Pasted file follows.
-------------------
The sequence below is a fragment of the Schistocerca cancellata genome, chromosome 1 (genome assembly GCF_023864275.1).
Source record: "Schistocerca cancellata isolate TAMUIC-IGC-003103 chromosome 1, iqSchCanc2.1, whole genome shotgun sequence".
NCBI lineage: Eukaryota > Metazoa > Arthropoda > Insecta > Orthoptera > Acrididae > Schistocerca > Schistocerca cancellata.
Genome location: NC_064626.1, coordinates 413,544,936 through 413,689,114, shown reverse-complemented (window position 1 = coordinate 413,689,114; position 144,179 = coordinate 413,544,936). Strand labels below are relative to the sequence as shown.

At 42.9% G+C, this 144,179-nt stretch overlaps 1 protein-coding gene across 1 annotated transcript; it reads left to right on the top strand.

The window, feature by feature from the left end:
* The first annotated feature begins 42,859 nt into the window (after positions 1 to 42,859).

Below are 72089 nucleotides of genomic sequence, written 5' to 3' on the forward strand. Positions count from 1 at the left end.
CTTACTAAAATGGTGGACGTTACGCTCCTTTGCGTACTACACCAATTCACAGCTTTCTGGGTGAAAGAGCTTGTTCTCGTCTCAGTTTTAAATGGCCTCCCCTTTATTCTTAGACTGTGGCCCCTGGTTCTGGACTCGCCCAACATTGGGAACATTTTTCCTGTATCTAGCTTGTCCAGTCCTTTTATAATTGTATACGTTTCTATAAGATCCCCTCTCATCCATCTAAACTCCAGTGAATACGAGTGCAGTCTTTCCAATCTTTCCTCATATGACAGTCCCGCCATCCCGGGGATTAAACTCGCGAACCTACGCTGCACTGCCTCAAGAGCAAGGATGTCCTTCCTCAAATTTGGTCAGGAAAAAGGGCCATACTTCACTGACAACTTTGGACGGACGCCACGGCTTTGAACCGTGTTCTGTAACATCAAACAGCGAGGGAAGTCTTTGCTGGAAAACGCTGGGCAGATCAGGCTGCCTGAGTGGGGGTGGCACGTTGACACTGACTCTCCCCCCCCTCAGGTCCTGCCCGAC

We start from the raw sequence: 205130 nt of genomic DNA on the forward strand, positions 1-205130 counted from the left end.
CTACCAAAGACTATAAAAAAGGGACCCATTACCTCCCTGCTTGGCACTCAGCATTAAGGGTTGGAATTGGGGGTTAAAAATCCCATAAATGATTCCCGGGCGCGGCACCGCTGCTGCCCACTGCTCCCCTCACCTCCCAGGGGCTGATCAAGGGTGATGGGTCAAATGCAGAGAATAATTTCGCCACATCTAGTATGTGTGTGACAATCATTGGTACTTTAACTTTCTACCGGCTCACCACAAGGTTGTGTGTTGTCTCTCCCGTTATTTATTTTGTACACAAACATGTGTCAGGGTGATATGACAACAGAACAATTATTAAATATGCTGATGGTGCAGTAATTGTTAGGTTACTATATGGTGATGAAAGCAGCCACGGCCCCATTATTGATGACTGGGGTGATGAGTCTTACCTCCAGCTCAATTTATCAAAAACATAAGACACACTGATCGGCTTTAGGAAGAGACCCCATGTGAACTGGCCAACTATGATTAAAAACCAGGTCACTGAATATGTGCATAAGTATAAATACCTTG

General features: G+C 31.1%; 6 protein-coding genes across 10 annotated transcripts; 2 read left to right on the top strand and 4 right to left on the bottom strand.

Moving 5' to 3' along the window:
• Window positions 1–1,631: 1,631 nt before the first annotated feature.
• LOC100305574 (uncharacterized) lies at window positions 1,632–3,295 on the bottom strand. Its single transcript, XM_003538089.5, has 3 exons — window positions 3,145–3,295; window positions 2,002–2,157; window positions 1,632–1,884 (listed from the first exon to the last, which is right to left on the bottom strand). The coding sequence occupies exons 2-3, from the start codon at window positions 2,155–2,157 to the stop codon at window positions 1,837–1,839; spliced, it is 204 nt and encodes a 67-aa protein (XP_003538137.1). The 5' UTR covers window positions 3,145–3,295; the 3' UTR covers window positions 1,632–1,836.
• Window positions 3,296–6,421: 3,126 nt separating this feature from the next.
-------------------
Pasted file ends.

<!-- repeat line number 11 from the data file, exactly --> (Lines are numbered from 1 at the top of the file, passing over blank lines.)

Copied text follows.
CTACCAAAGACTATAAAAAAGGGACCCATTACCTCCCTGCTTGGCACTCAGCATTAAGGGTTGGAATTGGGGGTTAAAAATCCCATAAATGATTCCCGGGCGCGGCACCGCTGCTGCCCACTGCTCCCCTCACCTCCCAGGGGCTGATCAAGGGTGATGGGTCAAATGCAGAGAATAATTTCGCCACATCTAGTATGTGTGTGACAATCATTGGTACTTTAACTTTCTACCGGCTCACCACAAGGTTGTGTGTTGTCTCTCCCGTTATTTATTTTGTACACAAACATGTGTCAGGGTGATATGACAACAGAACAATTATTAAATATGCTGATGGTGCAGTAATTGTTAGGTTACTATATGGTGATGAAAGCAGCCACGGCCCCATTATTGATGACTGGGGTGATGAGTCTTACCTCCAGCTCAATTTATCAAAAACATAAGACACACTGATCGGCTTTAGGAAGAGACCCCATGTGAACTGGCCAACTATGATTAAAAACCAGGTCACTGAATATGTGCATAAGTATAAATACCTTG